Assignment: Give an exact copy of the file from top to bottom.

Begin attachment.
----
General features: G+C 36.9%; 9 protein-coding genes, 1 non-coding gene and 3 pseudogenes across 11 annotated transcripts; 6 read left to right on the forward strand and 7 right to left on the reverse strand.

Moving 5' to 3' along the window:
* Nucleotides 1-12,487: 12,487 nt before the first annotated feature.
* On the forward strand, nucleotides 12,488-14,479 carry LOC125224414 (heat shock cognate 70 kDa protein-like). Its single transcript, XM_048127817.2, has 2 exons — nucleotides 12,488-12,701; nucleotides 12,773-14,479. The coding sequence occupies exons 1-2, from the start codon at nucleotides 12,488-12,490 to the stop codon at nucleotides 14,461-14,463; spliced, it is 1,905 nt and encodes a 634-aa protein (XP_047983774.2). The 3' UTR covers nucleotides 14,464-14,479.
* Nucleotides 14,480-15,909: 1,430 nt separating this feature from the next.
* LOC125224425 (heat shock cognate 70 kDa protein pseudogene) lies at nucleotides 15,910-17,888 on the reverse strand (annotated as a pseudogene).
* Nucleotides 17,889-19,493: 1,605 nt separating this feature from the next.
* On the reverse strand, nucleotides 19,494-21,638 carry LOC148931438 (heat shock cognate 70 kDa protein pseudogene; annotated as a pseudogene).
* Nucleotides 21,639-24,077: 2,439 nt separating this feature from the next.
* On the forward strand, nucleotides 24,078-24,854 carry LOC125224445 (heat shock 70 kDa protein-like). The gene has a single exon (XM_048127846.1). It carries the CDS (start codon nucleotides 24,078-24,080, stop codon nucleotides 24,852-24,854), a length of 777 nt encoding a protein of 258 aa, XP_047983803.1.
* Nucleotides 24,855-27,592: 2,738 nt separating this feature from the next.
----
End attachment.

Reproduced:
General features: G+C 36.9%; 9 protein-coding genes, 1 non-coding gene and 3 pseudogenes across 11 annotated transcripts; 6 read left to right on the forward strand and 7 right to left on the reverse strand.

Moving 5' to 3' along the window:
* Nucleotides 1-12,487: 12,487 nt before the first annotated feature.
* On the forward strand, nucleotides 12,488-14,479 carry LOC125224414 (heat shock cognate 70 kDa protein-like). Its single transcript, XM_048127817.2, has 2 exons — nucleotides 12,488-12,701; nucleotides 12,773-14,479. The coding sequence occupies exons 1-2, from the start codon at nucleotides 12,488-12,490 to the stop codon at nucleotides 14,461-14,463; spliced, it is 1,905 nt and encodes a 634-aa protein (XP_047983774.2). The 3' UTR covers nucleotides 14,464-14,479.
* Nucleotides 14,480-15,909: 1,430 nt separating this feature from the next.
* LOC125224425 (heat shock cognate 70 kDa protein pseudogene) lies at nucleotides 15,910-17,888 on the reverse strand (annotated as a pseudogene).
* Nucleotides 17,889-19,493: 1,605 nt separating this feature from the next.
* On the reverse strand, nucleotides 19,494-21,638 carry LOC148931438 (heat shock cognate 70 kDa protein pseudogene; annotated as a pseudogene).
* Nucleotides 21,639-24,077: 2,439 nt separating this feature from the next.
* On the forward strand, nucleotides 24,078-24,854 carry LOC125224445 (heat shock 70 kDa protein-like). The gene has a single exon (XM_048127846.1). It carries the CDS (start codon nucleotides 24,078-24,080, stop codon nucleotides 24,852-24,854), a length of 777 nt encoding a protein of 258 aa, XP_047983803.1.
* Nucleotides 24,855-27,592: 2,738 nt separating this feature from the next.